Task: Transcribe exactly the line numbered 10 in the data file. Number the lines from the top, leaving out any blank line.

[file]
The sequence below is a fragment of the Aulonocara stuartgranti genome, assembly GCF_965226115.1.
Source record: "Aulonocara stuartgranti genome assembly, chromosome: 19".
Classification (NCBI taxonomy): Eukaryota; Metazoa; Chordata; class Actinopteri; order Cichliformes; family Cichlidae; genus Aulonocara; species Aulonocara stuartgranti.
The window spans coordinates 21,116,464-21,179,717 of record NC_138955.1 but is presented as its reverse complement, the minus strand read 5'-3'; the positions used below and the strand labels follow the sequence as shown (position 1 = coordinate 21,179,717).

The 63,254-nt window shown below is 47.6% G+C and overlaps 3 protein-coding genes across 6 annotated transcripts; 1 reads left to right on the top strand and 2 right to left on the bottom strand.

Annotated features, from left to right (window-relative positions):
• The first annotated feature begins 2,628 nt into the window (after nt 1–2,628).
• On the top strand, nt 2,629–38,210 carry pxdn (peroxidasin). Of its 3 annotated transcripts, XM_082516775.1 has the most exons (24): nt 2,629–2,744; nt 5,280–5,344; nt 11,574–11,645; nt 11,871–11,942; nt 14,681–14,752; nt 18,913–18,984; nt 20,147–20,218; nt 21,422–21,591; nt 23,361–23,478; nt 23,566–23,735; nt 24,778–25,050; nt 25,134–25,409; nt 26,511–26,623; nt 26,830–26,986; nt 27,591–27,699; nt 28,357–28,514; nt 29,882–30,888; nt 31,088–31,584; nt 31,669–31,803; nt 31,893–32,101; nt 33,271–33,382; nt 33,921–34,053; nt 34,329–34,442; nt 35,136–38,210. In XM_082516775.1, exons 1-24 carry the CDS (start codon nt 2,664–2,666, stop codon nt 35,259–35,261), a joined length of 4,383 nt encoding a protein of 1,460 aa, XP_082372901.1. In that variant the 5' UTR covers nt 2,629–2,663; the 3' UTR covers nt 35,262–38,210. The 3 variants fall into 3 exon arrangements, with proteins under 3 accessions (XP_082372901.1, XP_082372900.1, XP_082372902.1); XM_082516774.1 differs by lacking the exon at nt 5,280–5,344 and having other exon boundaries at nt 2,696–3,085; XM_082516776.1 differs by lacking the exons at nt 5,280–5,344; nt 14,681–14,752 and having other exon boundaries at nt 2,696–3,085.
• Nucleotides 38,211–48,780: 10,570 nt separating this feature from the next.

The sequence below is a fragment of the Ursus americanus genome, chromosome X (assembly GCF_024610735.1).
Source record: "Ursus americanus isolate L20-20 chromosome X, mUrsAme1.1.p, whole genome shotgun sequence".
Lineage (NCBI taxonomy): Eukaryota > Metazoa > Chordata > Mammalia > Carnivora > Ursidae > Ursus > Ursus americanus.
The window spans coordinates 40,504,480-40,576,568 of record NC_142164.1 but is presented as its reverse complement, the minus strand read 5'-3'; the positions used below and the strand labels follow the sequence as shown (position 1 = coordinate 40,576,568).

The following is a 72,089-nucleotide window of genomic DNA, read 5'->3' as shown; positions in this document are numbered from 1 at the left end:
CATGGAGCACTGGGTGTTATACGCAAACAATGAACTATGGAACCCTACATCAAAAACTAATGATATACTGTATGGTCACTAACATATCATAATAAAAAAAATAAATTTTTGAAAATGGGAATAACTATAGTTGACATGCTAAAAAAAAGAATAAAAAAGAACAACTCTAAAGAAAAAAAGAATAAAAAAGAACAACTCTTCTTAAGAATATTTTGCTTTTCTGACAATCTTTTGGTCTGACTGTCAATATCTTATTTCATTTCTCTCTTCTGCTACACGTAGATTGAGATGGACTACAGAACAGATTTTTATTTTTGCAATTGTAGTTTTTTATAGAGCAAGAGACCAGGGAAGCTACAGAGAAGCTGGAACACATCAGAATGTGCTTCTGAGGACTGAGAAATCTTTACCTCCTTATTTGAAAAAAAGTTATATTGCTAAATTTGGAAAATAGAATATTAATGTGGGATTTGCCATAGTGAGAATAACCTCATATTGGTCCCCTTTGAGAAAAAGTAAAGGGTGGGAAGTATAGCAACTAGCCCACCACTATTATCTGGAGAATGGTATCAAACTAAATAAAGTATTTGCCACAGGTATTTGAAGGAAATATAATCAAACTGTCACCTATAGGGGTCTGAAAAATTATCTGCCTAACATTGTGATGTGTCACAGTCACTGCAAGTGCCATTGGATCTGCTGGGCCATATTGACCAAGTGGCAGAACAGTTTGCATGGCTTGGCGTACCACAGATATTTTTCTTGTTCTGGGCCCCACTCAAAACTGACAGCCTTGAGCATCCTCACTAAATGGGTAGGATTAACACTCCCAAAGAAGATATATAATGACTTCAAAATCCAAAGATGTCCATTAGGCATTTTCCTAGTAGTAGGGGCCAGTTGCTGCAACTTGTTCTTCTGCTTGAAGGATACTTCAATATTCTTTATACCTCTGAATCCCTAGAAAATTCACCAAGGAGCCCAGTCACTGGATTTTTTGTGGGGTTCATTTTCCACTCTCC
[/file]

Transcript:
The sequence below is a fragment of the Ursus americanus genome, chromosome X (assembly GCF_024610735.1).